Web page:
At the Advanced Center for Orthopedics and Plastic Surgery, several of our orthopedic surgeons specialize in the surgical and nonsurgical treatment of hammertoes, bunions, flat feet, club feet, and the congenital foot deformities, including Dr. Leonard and Dr. Blotter. The Advanced Center for Orthopedics and Plastic Surgery has been treating foot and ankle issues for more than three decades. That means your foot condition will be treated by a team whose experience is virtually unmatched in Marquette, the surrounding Upper Peninsula, and throughout Northern Michigan.
The human foot and ankle contains more than 100 bones, tendons, muscles, and ligaments, and forms 33 joints. Our feet and ankles are highly complex structures that work in unison to help support our body weight; allow us to stand, walk, or run; and move and flex in a variety of ways. When the foot or ankle is injured, it often requires highly specialized treatment to restore maximum function and movement.
Hammertoe is a deformity of the toe joints that causes the toes to bend permanently, resembling a hammer. Hammertoes are most often caused by the repeated wearing of poorly fit footwear such as high heels or shoes that are too short or narrow. Forcing the toes into a too-small shoe causes them to bend, becoming permanent over time.
Hammertoe can usually be treated simply by wearing proper footwear with ample toe room. In severe cases, however, orthopedic surgery may be required.
A bunion occurs when the big toe deforms and angles permanently towards the second toe, causing redness, irritation, and pain in the area. While some experts believe bunions are caused by improper footwear, others believe they are a genetic condition that is exacerbated by poor footwear. Contrary to popular belief, the “bump” on the side of the foot indicating a bunion isn’t an enlargement of the bone underneath; rather, it is typically just the head of the first metatarsal bone that has simply tilted sideways.
Treatment of bunions varies greatly. Conservative approaches include the use of orthotics and more appropriate shoes. In some cases, surgery is required to correct the deformity.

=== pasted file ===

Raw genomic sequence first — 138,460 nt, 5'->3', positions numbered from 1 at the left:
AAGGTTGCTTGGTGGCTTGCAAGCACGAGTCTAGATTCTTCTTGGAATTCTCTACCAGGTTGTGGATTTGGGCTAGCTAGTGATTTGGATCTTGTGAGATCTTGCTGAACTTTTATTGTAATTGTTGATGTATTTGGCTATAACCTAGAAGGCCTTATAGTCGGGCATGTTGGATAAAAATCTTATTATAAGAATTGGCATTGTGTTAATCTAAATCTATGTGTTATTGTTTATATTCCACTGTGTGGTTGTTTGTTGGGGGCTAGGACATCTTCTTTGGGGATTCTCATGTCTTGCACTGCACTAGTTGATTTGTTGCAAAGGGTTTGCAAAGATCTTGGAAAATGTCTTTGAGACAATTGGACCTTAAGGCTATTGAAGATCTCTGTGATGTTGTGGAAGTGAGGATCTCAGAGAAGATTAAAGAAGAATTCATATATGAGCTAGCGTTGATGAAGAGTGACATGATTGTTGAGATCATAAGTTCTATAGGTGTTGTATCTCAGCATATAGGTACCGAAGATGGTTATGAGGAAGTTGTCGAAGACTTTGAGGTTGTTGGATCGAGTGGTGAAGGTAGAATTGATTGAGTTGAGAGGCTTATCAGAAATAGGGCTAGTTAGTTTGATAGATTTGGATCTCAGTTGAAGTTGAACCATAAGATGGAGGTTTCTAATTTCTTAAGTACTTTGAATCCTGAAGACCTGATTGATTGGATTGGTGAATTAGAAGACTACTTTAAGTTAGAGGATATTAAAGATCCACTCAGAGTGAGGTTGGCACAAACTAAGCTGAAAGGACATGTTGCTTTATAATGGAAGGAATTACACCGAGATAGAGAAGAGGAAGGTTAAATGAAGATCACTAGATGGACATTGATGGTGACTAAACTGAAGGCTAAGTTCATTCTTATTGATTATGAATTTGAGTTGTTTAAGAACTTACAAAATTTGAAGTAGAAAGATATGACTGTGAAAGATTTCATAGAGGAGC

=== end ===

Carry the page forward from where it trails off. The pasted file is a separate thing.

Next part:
Flatfoot (sometimes called adult flatfoot or posterior tibial tendon dysfunction) occurs when the tendon that connects the calf to the bones on the inside of the ankle stretches, tears, or becomes inflamed. Because the posterior tibial tendon helps hold up the arch, when it is damaged, the arch falls, causing what is commonly called a “flat feet” or, sometimes, “fallen arches.” Flat foot can result in pain and weakness and can be caused by obesity, diabetes, high blood pressure, trauma, and other factors. The condition often worsens over time, causing the tendon to become rigid and resulting in painful arthritis that can permanently hinder walking.
Treatment of flatfoot depends on how far the condition has progressed. This can range from drug therapy and immobilization to custom footwear or surgery.
Clubfoot and congenital vertical talus (CVT) are deformities of the foot that are present at birth and can even be diagnosed via ultrasound while the child is still in the womb. If left uncorrected, both can lead to a lifetime of pain and immobility.
In the case of CVT, surgery is the most common form of correction. This is normally done at between ages nine months and one year. During the procedure, the surgeon manipulates the bones into their proper positions, securing them with pins. In the case of clubfoot, nonsurgical correction is common. This typically involves stretching, casting, and bracing. In some cases, surgery, followed by bracing, is recommended. As with CVT, this is typically undergone between ages nine months and one year.
To learn more about what to expect when you undergo foot surgery, please visit our surgery prep and recovery page.
Foot & Ankle